Not-So-Wordless Wednesday – Pay-dirt!

To learn more about the Not-So-Wordless Wednesday Challenge, please click here.

Over the last week I have been on a quest to find information about one of David’s uncles that was killed in a duel way back in 1840. I only had his father’s name, the name of the town, and an estimated date range to go by.  I have been looking through old newspapers via, but was having no luck as I didn’t know the name of the boy. So, I did a web search that landed me on someone’s Geni website for Daniel Bird.  This site led me to Daniel Bird’s Find-a-Grave listing.   This listing gave me the names of his three wives and the cemeteries at which the wives are buried. Two are buried in the same cemetery in the general area of Monticello, Florida, and the other one is buried in Edgefield, SC.  The one buried in Edgefield, Lucinda, is buried beside her son – Thomas Butler Bird, who died in 1840, well within my estimated time frame of 1835-1848.  His Find-a-Grave listing shows that he was murdered.  This upped the chances of it being the right boy.  I did a search on the name Thomas Butler Bird and I hit pay dirt.   Here is one of the articles discussing the tragedy.

Thomas Bird, Duel, Preston Brooks, Col Wigfall, Col Carrol, Edgefield County CourthouseMy search yielded other information as well.  This site, Florida Plantations, shows a picture of one of the plantations owned in Florida by Thomas’s father, Daniel Bird.  The name of this plantation is Nacoosa.  This photo was taken in the early 1900s, long after Daniel Bird’s death in 1867, and appears to be in a state of disrepair.  But isn’t it still beautiful? I hope that someone came along to give that home the love that it needed and didn’t let it just fall to the ground. That will be the subject of another round of research for me.


Nacoosa, One of three plantation homes owned by Daniel Butler Bird, Early 1900s

It has been a very exciting and productive week and a half in regards to research and this makes me very happy!


Please see David’s post over at Random Thoughts and Observations.

Photo Citation:

People at the Nacoosa Plantation – Jefferson County, Florida. 19–. Black & white photoprint. State Archives of Florida, Florida Memory. Accessed 31 Aug. 2016. <>.

About Suzanne Gunter McClendon

I am a South Carolina native, but have been living on the Texas Gulf Coast for 14 years now. David and I have been married for 34 years. Our children are grown. Some are here at home, others are out in the big world doing their "thing". I enjoy genealogy, reading, writing, photography, digital art, fiber arts, cooking and much, much more.
This entry was posted in Family History, Not-So-Wordless Wednesday. Bookmark the permalink.

9 Responses to Not-So-Wordless Wednesday – Pay-dirt!

  1. chmjr2 says:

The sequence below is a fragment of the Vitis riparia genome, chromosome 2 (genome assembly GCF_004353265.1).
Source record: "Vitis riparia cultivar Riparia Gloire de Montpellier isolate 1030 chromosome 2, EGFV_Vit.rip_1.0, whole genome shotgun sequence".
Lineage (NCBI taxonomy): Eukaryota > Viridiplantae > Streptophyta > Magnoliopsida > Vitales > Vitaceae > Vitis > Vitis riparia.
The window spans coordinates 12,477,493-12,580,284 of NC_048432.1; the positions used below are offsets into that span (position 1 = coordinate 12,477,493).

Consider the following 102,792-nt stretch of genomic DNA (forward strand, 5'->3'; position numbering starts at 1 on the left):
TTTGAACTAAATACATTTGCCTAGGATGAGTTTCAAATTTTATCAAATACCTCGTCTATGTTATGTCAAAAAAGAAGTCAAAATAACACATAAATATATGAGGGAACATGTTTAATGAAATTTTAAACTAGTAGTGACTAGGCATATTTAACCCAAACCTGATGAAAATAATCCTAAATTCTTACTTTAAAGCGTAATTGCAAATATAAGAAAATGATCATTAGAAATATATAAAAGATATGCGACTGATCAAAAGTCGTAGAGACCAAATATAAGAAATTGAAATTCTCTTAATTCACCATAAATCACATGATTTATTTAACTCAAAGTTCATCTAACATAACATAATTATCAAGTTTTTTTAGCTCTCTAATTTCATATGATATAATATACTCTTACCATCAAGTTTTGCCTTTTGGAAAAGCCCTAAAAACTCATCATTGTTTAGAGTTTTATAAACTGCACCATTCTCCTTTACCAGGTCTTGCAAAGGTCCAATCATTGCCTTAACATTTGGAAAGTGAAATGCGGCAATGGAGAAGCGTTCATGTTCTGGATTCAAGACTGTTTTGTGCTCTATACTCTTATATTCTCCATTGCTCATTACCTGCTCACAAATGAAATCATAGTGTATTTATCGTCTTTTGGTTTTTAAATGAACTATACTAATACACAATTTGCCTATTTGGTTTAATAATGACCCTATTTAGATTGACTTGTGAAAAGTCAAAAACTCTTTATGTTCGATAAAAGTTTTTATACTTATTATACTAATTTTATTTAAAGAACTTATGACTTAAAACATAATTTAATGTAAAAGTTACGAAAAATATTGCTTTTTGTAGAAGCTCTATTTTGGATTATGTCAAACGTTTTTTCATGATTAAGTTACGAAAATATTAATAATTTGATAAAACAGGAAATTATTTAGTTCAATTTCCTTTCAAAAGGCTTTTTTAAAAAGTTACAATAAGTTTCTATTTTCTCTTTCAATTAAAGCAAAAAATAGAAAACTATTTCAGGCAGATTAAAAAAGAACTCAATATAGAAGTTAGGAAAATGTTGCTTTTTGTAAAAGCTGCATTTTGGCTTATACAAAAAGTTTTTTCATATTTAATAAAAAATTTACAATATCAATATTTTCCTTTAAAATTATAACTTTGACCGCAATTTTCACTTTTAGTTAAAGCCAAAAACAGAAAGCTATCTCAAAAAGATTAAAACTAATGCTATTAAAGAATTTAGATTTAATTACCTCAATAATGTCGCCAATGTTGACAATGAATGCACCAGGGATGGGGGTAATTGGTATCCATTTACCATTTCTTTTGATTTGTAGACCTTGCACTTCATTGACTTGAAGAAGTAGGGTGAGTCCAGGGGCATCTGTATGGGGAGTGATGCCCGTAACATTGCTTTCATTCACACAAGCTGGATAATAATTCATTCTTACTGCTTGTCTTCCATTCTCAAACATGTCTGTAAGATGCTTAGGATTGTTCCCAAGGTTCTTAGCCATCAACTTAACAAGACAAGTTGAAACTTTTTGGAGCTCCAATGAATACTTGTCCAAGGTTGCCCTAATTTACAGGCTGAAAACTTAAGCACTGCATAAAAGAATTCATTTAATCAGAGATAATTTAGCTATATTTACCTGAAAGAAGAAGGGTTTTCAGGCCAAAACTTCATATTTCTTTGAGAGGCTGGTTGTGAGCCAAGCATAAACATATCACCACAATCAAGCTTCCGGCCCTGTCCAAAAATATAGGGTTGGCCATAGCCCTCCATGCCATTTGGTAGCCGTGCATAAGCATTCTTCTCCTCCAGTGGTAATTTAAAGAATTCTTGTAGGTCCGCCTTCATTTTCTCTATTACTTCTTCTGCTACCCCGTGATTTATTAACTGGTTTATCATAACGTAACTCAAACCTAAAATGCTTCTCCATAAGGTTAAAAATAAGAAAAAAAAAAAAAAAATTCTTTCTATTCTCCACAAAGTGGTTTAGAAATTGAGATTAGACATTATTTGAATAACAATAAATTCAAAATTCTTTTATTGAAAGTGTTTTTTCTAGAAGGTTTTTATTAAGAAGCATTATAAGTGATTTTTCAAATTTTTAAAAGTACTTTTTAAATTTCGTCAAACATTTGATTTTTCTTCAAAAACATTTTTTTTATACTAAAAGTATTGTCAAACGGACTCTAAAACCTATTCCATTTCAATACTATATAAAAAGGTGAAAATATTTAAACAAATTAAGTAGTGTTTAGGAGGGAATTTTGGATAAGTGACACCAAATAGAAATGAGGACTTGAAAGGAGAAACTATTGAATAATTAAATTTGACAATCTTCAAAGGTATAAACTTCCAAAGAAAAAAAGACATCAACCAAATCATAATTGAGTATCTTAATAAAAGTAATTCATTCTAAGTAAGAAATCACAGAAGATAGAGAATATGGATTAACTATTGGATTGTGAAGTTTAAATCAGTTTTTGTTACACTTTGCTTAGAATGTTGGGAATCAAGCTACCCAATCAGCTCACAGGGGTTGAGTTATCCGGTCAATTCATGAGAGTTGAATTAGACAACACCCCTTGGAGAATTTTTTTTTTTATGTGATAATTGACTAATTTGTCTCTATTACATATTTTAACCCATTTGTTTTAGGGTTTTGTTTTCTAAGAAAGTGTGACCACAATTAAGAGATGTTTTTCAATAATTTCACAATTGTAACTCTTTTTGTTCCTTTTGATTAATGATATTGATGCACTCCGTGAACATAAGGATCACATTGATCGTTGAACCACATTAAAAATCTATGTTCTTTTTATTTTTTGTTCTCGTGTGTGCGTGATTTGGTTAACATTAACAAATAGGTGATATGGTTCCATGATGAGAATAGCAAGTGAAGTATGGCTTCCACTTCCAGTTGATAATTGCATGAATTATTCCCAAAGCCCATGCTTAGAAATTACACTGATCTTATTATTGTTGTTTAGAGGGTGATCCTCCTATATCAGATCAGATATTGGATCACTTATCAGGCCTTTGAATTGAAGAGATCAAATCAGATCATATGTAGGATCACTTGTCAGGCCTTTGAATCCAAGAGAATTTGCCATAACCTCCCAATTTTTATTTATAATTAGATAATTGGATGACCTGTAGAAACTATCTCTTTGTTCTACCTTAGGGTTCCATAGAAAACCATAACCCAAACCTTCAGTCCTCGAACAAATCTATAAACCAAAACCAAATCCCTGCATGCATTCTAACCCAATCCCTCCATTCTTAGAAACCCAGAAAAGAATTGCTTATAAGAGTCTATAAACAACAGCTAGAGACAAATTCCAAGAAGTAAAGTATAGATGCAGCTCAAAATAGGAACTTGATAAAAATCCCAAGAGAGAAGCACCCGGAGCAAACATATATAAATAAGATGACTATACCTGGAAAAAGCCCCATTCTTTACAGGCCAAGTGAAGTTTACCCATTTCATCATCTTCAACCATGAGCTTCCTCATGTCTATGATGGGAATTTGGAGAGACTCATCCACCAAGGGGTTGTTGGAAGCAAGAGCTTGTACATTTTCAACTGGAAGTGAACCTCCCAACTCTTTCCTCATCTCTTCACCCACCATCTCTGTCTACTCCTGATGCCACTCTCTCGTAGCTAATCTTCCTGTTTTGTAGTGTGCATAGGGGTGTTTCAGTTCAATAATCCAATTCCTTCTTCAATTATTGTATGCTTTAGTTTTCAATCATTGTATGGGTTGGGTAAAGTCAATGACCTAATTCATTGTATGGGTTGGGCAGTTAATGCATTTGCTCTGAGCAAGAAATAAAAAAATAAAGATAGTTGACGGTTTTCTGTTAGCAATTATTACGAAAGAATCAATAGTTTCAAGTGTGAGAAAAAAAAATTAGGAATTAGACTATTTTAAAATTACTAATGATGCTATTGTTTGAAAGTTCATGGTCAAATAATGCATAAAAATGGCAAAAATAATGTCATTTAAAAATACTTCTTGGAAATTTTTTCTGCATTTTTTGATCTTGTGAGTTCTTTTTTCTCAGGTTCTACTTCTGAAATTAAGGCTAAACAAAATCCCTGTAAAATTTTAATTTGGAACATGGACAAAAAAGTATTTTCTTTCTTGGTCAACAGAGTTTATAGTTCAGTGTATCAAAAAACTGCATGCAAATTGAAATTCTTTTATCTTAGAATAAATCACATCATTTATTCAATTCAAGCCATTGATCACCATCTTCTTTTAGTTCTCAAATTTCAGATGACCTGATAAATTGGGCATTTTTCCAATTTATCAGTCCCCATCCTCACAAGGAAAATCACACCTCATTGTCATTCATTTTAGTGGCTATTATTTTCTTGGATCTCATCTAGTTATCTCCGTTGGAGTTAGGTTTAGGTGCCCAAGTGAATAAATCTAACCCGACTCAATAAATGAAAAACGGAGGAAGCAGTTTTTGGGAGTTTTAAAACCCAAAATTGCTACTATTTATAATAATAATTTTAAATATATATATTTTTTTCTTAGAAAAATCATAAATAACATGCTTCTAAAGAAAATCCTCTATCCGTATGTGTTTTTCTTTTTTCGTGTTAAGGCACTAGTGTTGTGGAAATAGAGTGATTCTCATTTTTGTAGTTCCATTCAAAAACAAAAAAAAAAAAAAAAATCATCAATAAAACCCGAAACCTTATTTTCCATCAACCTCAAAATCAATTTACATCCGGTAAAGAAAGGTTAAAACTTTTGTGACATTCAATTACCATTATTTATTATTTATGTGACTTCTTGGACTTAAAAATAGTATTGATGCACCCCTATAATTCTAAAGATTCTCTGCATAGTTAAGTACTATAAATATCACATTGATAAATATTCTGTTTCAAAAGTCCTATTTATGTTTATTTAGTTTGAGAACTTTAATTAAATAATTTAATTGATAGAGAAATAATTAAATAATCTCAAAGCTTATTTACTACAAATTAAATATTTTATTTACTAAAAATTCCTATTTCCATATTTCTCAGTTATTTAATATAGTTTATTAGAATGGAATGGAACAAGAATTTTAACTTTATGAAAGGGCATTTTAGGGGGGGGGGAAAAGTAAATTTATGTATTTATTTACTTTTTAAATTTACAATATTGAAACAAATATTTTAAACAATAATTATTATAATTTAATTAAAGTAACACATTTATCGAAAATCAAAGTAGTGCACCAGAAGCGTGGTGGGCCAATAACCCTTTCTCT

Great research which resulted in confirming and learning the details of a family story. I can imagine the excitement of your find.

    Liked by 1 person

  2. David E. McClendon Sr. says:

    I think this was a really cool find.


  3. Rorybore says:

    An actual duel?!! Wow. Hard to believe that was once a thing, but your hard work sure did pay off. And I do so hope someone has come along and given that beautiful home some TLC.

    Liked by 1 person

    • Yep, an actual duel. What frustrates David and me both about it is that this young man wouldn’t be dead if Wigfall had just waited for Preston Brooks to get home rather than calling out Preston’s daddy, who was likely an old man at the time (old for the times, anyway). Almost 200 years later, and it still boils our blood thinking that. I think Wigfall proved himself to be the coward by not waiting for Preston to get home.

      I haven’t been able to find out anymore about the house, if it ever got restored, knocked down, or anything, but I will definitely post it if I do.

      Have a great weekend!


  4. Thanks for posting this. It’s good to see a picture of Nacoosa. My ggg-grandparents William Hewett and Rachel Brooks and their child–my gg-grandmother Harriet Hewett–were enslaved there. When ZS Brooks died in Edgefield, South Carolina in 1848, he passed those slaves along to his daughter Behethland Brooks (Daniel Butler Bird’s wife). So that’s when my ancestors came to Nacoosa.

    When legal slavery ended in 1865 and Daniel and Behethland died, my ancestors moved to the Trelawn Plantation run by Pickens Bird’s widow Caroline. But by 1880 they were back at Nacoosa, where Harriet was raising my g-grandmother Rachel Bird. The father of Harriet’s daughter was likely Pickens’s son Linton Bird, because Rachel’s color was “M” for “mulatto.”


Leave a Reply

Fill in your details below or click an icon to log in: Logo

You are commenting using your account. Log Out /  Change )

Google photo

You are commenting using your Google account. Log Out /  Change )

Twitter picture

You are commenting using your Twitter account. Log Out /  Change )

Facebook photo

You are commenting using your Facebook account. Log Out /  Change )

Connecting to %s